What are Programmable Logic Controllers?
Automation of industrial processes has become the backbone of modern manufacturing. By reducing the need for manual operator input, manufacturing facilities have made their processes more reliable and reduced their manpower expenses. This has resulted in better profitability and more consistent adherence to quality standards.
At the core of any automated process is a programmable logic controller or a PLC. This is the brain that connects every component in a process, doing the job or interpreting inputs and reacting with the corresponding outputs. What exactly is a PLC and how does it work? What are their advantages and disadvantages?
What is a PLC?
A programmable logic controller (PLC) is an industrial solid-state computer which has been adapted for the control of manufacturing processes. To put it briefly, the function of a PLC is to monitor inputs and outputs from the various components of the process, make logic-based decisions based on the data it receives and pre-programmed parameters, and issue commands for components involved in the process. PLCs have become mainstays in many manufacturing processes such as assembly lines.
PLCs are quite versatile in the type of input and output they can receive and transmit. They can be designed for both digital and analog signals and can be made robust enough for use in high-temperature and high-impact industrial settings.
A brief history of PLCs
Before PLCs or any other type of automated controllers, the decision-making and operations in manufacturing processes all had to be done manually. For instance, an operator measuring an equipment’s temperature gauge may observe shooting up of the values beyond the targeted range. They would then have to radio another operator who will shut down the steam supply to the equipment. This reliance on human decision-making made older industrial processes slower and with less continency on their results.
Logic systems predated PLCs by a few decades. These logic systems were the first type of automated controllers for industrial processes. Instead of a programmable computer, early logic systems relied on drum sequences and electrical relay circuits to execute timed or automated process steps.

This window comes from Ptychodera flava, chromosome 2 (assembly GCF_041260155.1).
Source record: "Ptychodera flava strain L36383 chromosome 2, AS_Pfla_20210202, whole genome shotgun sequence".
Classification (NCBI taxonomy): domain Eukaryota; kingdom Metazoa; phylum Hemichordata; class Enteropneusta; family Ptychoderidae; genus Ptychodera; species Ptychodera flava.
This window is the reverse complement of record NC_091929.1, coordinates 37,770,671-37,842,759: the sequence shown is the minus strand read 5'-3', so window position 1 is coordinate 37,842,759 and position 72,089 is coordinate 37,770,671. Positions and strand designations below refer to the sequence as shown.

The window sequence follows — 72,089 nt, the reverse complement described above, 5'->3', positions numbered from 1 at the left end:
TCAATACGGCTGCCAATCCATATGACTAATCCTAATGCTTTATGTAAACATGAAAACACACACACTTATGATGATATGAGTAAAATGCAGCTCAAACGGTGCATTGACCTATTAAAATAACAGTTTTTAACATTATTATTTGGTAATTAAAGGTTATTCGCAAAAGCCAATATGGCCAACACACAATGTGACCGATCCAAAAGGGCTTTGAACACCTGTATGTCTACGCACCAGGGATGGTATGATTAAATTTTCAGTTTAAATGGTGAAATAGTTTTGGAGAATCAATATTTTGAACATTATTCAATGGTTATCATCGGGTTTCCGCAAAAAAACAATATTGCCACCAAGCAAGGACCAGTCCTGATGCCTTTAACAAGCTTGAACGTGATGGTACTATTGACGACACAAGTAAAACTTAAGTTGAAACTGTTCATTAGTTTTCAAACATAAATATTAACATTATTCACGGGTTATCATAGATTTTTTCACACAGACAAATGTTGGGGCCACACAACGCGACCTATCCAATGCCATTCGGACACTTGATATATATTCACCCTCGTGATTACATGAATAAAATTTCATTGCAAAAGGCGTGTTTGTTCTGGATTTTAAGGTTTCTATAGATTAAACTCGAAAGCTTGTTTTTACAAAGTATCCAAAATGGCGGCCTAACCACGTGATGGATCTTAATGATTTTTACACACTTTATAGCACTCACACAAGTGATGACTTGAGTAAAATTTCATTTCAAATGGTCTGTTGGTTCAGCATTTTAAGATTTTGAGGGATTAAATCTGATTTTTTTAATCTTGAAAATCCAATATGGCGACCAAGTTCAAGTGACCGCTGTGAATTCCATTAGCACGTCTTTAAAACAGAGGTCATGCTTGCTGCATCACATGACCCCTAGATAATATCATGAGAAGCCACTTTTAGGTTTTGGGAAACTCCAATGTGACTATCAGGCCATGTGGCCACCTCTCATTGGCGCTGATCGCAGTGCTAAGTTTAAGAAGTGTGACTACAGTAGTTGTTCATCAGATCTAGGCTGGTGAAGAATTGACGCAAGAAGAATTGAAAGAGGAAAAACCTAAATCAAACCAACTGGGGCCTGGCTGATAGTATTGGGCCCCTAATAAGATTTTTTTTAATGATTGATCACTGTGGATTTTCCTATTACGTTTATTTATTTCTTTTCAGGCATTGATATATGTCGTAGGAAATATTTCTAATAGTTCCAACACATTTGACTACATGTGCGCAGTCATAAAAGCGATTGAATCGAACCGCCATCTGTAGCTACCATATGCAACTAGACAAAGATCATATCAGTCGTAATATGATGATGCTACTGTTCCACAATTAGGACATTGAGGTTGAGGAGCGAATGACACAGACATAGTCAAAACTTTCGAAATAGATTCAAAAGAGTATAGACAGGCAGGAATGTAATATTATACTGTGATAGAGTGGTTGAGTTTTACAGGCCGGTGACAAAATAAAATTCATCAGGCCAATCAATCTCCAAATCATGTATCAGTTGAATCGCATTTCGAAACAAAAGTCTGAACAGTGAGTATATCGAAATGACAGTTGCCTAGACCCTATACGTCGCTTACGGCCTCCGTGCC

The problem with early logic systems they lacked flexibility. Not only were they limited in the types of input signals they could receive but making changes to the system often involved rewiring of the whole relay network. Accordingly, the documentation had to be updated regularly to aid in troubleshooting and wire terracing.
The PLC in its earliest form was developed in the 1960s specifically for the automotive industry. It replaced the old relay systems with a digital computer that used a simple programming language and allowed for modular I/O modules. This means that a PLC can be easily expanded with more modules without making complicated hardware changes.
The Allen-Bradley PLC was developed almost in parallel by Odo Josef Struger, who is known today as the “father of the programmable logic controller.” Aside from coining the “PLC” acronym, the Allen-Bradley brand went on to become a major PLC manufacturer and was instrumental in creating PLC programming language standards.
At the core of a PLC is a programming code that the computer uses to determine the appropriate outputs given a set of inputs. As with any program, this code has to be written in some form of programming language with a consistent set of rules, relationships, and input and output parameters.
It’s interesting to know that a programming language used in some of the earliest PLCs – ladder logic – continues to be commonly used until today. Ladder logic is so-called because the relationships between input and output are arranged vertically, similar to the rungs of a ladder. For each rung, a single output can be attributed to one or more inputs. The same input can be found in more than one rung of the ladder.
Next to ladder logic, function block diagrams (FBD) are the next simplest and most commonly used. This language uses blocks to describe the relationship between input and output. A function block diagram is a more intuitive depiction of the algorithms used by a PLC.